Architects: Friis & Moltke, Schmidt Hammer Lassen Architects
- Area: 8000 m²
- Year: 2019
- City: Nuuk
- Country: Greenland
Text description provided by the architects. Nestled in the rugged terrain of Greenland’s seaside capital, a new correctional facility designed by Danish architectural firms Schmidt Hammer Lassen and Friis & Moltke, exemplifies the power of design to humanize the justice system. Known as Anstalten, the facility is designed to give inmates a sense of purpose and hope while reuniting them with their families, allowing them to rehabilitate in a more humane, healing environment.
Nature and architecture as a rehabilitator. The architects designed the 8,000-square-meter, three-level facility as a small village complete with residential blocks, workspaces, education and sports facilities, a library, a health center, and a chapel. Interior flourishes by Greenlandic artists such as Julie Edel Hardenberg, Miki Jakobsen, and Aka Høegh, including landscape paintings, traditional designs, and etchings carved into the perimeter wall, enrich communal areas with an expression of local culture. Access to nature—including dramatic views of Nuup Kangerlua, a 160-kilometer-long fjord—is provided throughout.
This “humane facility” concept mimics the rhythm and structure of everyday life. The hope is that once released, the inmates will have a greater chance of successful reintegration into society, with lower rates of recidivism. The facility also serves as a contemporary work environment for personnel. A high level of security for both inmates and staff prevents escapes, illegal entry, and smuggling.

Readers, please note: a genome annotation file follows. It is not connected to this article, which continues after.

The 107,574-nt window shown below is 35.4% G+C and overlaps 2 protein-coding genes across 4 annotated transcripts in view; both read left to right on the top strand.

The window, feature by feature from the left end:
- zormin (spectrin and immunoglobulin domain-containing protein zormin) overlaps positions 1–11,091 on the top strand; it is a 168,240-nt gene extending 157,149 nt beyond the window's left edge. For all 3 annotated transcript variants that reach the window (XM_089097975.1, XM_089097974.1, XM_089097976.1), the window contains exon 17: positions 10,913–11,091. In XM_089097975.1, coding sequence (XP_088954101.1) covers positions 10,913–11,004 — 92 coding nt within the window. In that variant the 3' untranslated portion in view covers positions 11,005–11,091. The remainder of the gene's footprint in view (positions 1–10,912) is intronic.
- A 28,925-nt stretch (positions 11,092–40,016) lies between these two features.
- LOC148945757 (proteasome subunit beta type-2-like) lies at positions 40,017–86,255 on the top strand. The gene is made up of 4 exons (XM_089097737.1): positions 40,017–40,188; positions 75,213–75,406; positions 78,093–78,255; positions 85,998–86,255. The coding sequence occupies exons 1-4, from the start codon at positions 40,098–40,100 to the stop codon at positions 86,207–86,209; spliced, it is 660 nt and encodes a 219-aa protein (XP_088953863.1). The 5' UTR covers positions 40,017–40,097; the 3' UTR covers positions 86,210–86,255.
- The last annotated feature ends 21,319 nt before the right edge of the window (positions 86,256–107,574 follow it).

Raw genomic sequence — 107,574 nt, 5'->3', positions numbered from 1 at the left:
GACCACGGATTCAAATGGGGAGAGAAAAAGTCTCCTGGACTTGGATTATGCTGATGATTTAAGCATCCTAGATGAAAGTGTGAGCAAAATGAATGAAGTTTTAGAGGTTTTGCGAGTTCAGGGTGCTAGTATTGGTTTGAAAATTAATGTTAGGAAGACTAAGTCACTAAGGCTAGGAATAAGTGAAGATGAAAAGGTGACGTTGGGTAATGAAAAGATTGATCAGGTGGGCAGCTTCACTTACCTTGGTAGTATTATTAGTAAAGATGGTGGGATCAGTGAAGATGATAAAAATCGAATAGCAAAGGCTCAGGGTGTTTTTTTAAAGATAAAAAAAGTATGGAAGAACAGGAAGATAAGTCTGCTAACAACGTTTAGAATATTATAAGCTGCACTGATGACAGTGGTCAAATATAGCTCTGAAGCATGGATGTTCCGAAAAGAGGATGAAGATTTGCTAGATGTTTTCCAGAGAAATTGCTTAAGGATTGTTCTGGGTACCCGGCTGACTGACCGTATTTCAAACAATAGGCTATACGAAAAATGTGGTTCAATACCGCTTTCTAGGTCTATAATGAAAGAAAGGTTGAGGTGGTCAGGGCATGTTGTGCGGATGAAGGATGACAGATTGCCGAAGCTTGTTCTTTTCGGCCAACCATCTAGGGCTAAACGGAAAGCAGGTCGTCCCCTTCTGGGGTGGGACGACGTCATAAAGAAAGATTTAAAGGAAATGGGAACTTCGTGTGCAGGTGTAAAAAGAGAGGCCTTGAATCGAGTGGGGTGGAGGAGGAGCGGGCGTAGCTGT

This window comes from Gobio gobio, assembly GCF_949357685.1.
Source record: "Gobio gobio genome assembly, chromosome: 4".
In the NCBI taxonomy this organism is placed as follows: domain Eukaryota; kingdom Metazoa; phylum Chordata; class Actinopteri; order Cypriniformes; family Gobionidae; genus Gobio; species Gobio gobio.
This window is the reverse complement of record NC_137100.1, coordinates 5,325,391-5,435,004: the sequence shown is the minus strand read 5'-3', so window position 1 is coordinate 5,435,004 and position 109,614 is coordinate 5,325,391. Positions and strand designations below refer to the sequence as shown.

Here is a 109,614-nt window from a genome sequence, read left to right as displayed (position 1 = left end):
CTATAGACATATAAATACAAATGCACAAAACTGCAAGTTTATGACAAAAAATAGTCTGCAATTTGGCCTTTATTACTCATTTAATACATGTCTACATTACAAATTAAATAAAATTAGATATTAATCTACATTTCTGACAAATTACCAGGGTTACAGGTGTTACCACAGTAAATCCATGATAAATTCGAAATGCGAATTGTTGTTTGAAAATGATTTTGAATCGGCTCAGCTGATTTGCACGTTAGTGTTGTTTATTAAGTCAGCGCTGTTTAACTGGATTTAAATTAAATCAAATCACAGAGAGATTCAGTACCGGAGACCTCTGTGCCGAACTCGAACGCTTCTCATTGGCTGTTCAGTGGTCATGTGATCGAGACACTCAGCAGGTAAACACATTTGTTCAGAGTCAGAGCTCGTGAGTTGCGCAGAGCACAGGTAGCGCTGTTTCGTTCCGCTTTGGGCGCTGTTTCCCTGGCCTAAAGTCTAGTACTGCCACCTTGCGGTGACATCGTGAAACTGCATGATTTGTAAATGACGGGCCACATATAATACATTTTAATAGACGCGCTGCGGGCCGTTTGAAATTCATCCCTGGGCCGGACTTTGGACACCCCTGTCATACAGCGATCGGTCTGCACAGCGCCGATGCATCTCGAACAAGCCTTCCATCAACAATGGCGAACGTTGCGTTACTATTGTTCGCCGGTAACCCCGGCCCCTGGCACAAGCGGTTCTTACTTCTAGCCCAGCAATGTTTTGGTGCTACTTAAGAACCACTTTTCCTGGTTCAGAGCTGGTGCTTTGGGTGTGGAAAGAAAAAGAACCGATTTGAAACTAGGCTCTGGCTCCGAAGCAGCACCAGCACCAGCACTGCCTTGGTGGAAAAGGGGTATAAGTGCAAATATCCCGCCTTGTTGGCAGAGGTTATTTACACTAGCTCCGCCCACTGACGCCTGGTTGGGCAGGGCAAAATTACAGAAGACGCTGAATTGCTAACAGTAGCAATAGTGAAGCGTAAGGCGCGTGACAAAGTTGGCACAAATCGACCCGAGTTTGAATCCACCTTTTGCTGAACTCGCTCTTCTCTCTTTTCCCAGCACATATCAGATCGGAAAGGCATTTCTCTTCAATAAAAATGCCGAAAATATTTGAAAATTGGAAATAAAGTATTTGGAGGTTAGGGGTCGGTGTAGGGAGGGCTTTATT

Unobstructed views from residential units. The three residential units house a total of 76 inmates, each occupying private 12-square-meter rooms. Most of these rooms feature a bar-less window and an unobstructed view of the sea. Meanwhile, a panoramic window spans the common area.
The facility is composed of a series of blocks positioned to follow the natural contours of the rocky landscape along Greenland’s coast 265 kilometers south of the Arctic Circle. The orientation and scale of the building blend seamlessly with its surroundings.
Reuniting families. Until now, many people in Greenland who were sentenced to prison for severe crimes were relocated some 4,000 kilometers away to Denmark. Today, some of those inmates—many of whom are from Nuuk and have family close by—have been transferred to Anstalten, allowing them to serve their time closer to home. Greenlanders who are currently still incarcerated in Denmark will eventually be offered the chance to return to and rehabilitate in their home country.